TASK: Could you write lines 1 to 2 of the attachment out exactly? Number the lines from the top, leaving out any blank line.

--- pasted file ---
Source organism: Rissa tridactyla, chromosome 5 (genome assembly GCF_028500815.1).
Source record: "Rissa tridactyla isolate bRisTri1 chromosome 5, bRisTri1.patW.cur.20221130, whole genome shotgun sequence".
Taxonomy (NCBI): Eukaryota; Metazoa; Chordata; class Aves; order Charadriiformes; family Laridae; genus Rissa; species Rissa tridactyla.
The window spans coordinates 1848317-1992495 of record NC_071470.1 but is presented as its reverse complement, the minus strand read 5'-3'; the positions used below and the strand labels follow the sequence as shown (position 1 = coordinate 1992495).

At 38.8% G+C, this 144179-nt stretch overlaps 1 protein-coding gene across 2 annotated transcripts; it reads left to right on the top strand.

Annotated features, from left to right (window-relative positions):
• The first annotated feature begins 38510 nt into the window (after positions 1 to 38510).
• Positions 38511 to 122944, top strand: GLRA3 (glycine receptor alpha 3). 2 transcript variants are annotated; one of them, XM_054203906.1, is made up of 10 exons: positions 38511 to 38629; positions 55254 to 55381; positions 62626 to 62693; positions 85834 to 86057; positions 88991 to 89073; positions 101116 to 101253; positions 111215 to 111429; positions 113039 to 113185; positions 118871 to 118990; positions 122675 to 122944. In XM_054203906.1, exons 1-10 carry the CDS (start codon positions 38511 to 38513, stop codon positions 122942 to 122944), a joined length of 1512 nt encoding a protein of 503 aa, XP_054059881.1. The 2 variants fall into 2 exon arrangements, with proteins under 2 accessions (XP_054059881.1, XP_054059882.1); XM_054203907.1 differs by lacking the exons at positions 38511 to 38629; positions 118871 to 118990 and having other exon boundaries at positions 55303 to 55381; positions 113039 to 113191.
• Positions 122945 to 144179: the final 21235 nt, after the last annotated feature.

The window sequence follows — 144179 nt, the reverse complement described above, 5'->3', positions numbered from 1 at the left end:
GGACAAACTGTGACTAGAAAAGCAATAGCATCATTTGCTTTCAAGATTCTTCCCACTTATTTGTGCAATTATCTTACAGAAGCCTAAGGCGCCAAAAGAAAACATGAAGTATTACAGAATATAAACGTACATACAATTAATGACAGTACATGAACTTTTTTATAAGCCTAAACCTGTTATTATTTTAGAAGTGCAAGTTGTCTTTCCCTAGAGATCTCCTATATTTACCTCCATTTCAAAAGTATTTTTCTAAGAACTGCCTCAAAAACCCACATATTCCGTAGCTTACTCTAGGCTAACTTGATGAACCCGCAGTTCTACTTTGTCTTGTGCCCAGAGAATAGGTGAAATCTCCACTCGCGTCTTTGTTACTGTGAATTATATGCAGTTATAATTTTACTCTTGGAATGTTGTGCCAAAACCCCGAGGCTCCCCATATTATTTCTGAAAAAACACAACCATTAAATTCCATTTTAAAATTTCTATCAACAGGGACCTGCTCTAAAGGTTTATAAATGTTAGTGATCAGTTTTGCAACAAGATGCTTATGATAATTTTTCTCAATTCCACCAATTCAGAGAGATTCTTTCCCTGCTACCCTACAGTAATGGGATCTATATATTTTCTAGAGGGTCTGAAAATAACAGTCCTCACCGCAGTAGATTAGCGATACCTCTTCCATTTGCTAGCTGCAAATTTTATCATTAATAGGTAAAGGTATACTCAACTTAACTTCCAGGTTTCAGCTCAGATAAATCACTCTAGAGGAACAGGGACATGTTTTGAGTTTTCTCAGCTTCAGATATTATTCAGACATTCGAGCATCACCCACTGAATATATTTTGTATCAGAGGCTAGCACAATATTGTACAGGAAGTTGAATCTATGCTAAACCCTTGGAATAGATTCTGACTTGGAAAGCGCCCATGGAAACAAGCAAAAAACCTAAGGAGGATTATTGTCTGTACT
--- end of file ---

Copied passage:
Source organism: Rissa tridactyla, chromosome 5 (genome assembly GCF_028500815.1).
Source record: "Rissa tridactyla isolate bRisTri1 chromosome 5, bRisTri1.patW.cur.20221130, whole genome shotgun sequence".